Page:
Suomalainen äärioikeisto maailmansotien välillä : ideologiset juuret, järjestöllinen perusta ja toimintamuodot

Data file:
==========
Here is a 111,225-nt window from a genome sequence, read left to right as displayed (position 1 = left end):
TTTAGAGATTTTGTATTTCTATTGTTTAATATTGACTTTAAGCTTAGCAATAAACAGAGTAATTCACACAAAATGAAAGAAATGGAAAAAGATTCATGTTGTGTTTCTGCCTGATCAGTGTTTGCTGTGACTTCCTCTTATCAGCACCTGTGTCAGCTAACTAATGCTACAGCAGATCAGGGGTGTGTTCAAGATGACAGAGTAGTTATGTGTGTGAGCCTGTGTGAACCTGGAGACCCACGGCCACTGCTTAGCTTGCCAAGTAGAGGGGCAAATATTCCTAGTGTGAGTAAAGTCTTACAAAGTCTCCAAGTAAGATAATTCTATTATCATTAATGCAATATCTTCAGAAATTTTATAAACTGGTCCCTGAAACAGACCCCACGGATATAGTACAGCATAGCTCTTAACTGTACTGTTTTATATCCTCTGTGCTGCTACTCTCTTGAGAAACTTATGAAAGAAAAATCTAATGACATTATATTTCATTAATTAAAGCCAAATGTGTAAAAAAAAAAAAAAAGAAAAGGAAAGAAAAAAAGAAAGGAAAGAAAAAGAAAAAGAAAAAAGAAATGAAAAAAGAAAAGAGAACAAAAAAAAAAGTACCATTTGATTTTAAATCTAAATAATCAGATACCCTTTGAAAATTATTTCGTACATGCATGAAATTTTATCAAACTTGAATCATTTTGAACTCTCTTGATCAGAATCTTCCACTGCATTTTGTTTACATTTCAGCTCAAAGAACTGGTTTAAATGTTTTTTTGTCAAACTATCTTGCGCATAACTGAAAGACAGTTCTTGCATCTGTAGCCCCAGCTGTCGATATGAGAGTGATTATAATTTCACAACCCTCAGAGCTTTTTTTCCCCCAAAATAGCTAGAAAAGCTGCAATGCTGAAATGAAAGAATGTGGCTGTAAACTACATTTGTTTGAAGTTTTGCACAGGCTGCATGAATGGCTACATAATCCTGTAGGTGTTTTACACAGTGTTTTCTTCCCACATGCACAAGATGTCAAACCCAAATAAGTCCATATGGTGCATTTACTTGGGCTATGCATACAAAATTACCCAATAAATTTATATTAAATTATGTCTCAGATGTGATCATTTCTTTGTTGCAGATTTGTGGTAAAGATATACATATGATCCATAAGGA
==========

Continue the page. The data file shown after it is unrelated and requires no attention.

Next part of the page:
This study deals with the Finnish extreme right between the World Wars. A special attention has been given to the ideology and procedures of the extreme right, because they have not been dealt with systematically in earlier research. But the study also considers such aspects of the extreme right as the historical roots going back to the 19th century, the personal traditions and social-political characteristics. The Finnish extreme right was at no stage uniform. Between the World Wars it became organized into several separate associations. They were ideologically combinations of both national and international currents of ideas of that period. Their ideologies consisted of a very early romantic and expansive nationalism, and the new rightist conservatism born after the Parliament Reform (1906). The latter developed into antiparlamentarism, which was later adopted by the extreme right organizations in independent Finland. Also the emphasis on religions, the national cultural mission, the significance of the national unity, the language and the idea of kinship were inherited. While Finland was becoming independent, the militarist expansive tendencies met. The latter was most purely represented by the Academic Karelia Society (AKS) and before that by the group Direction (Suunta). The Lapua Movement, which began in 1929, introduced even stronger anti-communism. It also adopted foreign ideals, such as admiring a strong leader. On the other hand, this idea also had an old Finnish basis, a strong monarchist tradition. After the dissolution of the Lapua Movement (1932) the People's Patriotic Movement (IKL) was founded. It was a political party, which adapted obious foreign ideals (corporatism, leadership principle, idea of national unity). The extreme right tended to cut into Finnish society as a whole, but its organizations were mainly occupied by the intellectuals, peasants and young scholars. The Academic Karelia Society was an association of university students, whereas the Lapua Movement also appealed to peasants and some representatives of the upper classes of society. The peasants, however, abandoned the movement quite early and the IKL was mostly a party of young intelligentsia. The manoeuvres of the extreme right ranged from subtle educational activity to political terror including an attempted coup d'état. The attitude of the extreme right organizations towards e.g. the neighbouring country Russia and the Soviet Union depended completely on their own values. They were only interested in those aspects of the Soviet state which were important for them. ...
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